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Silver bowls and spoons from the ship-burial at Sutton Hoo

500/650

British Museum

British Museum

The Sutton Hoo ship burial contains the largest quantity of silver ever discovered in a grave. The silver items were all made in East Mediterranean workshops and may have come to East Anglia as a gift, probably via the Frankish kingdom. Possession of the silver, and its use, probably in a great hall, was a way of declaring wealth and status.

The shallow bowls are part of a set of 10 that were probably used as tableware. Each is decorated with an equal-armed cross springing from a central roundel containing a floral motif. The arms of the cross are filled with patterns initially marked with a set of dividers. The spoons have deep, pear-shaped bowls and long handles inscribed in Greek with two names, Paulos and the other one is possibly Saulos. Both the bowls and spoons are a common type and can be compared to similar examples in the Carthage and Lampsacus treasure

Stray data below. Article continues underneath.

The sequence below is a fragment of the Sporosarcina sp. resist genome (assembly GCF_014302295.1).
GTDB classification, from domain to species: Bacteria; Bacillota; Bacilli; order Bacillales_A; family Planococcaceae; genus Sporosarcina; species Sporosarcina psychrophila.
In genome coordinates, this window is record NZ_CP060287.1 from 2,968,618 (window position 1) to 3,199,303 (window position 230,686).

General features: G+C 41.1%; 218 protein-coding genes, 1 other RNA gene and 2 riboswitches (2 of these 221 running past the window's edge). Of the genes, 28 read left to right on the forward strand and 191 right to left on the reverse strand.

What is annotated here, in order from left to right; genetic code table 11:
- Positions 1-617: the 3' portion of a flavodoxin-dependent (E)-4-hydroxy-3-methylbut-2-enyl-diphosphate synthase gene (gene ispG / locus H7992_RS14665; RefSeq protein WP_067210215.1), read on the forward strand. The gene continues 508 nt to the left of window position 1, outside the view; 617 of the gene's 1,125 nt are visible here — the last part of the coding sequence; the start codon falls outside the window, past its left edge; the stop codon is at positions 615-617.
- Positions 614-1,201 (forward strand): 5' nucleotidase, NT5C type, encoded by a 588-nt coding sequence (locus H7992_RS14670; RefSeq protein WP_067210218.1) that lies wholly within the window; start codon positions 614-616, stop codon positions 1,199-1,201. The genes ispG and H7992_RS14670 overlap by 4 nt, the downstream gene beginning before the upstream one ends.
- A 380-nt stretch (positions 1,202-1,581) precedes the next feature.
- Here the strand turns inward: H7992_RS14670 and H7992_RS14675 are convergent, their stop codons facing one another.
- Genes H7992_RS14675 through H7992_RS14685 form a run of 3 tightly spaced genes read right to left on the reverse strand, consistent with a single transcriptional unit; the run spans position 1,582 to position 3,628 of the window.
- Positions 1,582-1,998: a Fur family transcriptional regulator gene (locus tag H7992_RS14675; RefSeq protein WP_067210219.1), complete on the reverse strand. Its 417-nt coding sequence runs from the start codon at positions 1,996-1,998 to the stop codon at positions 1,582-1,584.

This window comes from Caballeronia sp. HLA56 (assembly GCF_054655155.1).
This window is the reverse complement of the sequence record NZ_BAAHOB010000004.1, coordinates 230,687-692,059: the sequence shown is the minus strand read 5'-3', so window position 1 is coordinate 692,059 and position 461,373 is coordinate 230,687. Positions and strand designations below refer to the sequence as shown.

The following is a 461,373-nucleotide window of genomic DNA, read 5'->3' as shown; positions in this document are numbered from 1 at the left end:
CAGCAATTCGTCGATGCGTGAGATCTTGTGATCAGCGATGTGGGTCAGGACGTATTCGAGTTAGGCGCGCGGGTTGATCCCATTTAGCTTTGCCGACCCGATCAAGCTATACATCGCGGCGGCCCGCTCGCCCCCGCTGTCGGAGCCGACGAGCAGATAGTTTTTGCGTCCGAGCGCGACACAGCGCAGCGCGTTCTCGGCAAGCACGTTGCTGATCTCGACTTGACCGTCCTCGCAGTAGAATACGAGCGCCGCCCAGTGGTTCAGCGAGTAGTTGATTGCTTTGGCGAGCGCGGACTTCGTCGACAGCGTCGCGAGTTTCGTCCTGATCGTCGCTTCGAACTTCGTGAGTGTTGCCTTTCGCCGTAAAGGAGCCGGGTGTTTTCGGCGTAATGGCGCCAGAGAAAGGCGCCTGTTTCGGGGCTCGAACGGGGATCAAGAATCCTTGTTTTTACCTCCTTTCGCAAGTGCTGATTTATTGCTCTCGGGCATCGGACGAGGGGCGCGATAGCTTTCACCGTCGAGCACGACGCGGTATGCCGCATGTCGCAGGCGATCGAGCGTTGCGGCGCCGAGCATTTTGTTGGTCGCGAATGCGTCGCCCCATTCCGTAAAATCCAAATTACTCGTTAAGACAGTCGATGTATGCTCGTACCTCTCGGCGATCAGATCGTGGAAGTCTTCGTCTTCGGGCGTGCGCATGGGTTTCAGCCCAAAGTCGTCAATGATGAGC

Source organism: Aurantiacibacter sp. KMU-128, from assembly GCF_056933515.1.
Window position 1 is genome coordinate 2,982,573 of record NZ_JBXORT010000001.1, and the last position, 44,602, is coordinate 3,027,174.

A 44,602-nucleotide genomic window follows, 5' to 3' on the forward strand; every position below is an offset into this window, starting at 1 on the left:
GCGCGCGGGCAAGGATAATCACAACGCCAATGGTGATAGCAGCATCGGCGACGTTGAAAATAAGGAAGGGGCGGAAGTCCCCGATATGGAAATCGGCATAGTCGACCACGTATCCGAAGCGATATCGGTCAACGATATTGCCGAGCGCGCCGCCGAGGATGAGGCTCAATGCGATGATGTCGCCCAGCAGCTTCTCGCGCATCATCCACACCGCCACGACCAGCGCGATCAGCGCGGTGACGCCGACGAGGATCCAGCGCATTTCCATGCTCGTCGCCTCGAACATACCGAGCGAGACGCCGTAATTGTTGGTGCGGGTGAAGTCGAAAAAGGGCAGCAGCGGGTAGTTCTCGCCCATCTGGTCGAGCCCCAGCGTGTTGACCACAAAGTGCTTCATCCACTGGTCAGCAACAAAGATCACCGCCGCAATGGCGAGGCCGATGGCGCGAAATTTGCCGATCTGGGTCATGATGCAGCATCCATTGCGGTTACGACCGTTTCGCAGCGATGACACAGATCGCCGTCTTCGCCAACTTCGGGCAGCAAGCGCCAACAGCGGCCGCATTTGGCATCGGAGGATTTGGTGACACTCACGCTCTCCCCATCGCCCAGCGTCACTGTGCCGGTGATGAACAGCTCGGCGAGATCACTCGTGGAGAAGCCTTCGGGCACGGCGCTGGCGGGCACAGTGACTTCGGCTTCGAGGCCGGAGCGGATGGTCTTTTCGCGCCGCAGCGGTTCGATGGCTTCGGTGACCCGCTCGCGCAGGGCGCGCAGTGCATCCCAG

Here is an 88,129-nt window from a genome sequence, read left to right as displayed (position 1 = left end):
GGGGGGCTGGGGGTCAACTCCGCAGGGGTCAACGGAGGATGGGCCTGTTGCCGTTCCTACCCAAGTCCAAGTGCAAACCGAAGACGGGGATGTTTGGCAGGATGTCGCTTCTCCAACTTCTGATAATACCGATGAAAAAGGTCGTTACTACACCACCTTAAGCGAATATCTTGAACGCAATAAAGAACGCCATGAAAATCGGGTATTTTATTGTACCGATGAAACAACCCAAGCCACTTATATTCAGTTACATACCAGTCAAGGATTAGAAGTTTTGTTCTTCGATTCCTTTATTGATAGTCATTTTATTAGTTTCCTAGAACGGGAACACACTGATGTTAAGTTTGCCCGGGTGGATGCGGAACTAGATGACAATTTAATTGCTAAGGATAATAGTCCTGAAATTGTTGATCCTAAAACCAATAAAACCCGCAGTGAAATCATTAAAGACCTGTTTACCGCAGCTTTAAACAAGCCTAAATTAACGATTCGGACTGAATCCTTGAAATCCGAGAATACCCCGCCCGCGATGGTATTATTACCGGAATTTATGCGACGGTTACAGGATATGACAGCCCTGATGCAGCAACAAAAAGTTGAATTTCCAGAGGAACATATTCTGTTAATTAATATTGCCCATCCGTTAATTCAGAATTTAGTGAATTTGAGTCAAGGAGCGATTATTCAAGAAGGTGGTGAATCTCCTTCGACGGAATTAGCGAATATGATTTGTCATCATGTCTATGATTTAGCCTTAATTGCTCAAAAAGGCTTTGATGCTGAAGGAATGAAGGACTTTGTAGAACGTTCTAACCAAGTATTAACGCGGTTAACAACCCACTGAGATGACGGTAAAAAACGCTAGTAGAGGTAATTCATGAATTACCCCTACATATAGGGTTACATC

The spoons, with their apparent reference to the conversion of St Paul, have been described as a Christian element in this pagan burial. However it has also been suggested that the name Saulos is an engraver's mistake for Paulos and that, as the bowls are not specifically Christian, the significance of this group as signifiers of Christianity have been overstated.

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Details

  • Title: Silver bowls and spoons from the ship-burial at Sutton Hoo
  • Date Created: 500/650
  • Physical Dimensions: Diameter: 23.30cm; Depth: 5.10cm (incl. projection of central stud); Weight: 282.00g
  • External Link: British Museum collection online
  • Technique: incised; punched; stamped; chased
  • Subject: cross; planet/constellation; flower
  • Registration number: 1939,1010.79
  • Place: Excavated/Findspot Sutton Hoo
  • Period/culture: Early Byzantine; Eastern Mediterranean
  • Material: silver
  • Copyright: Photo: © Trustees of the British Museum
  • Acquisition: Donated by Pretty, Edith M

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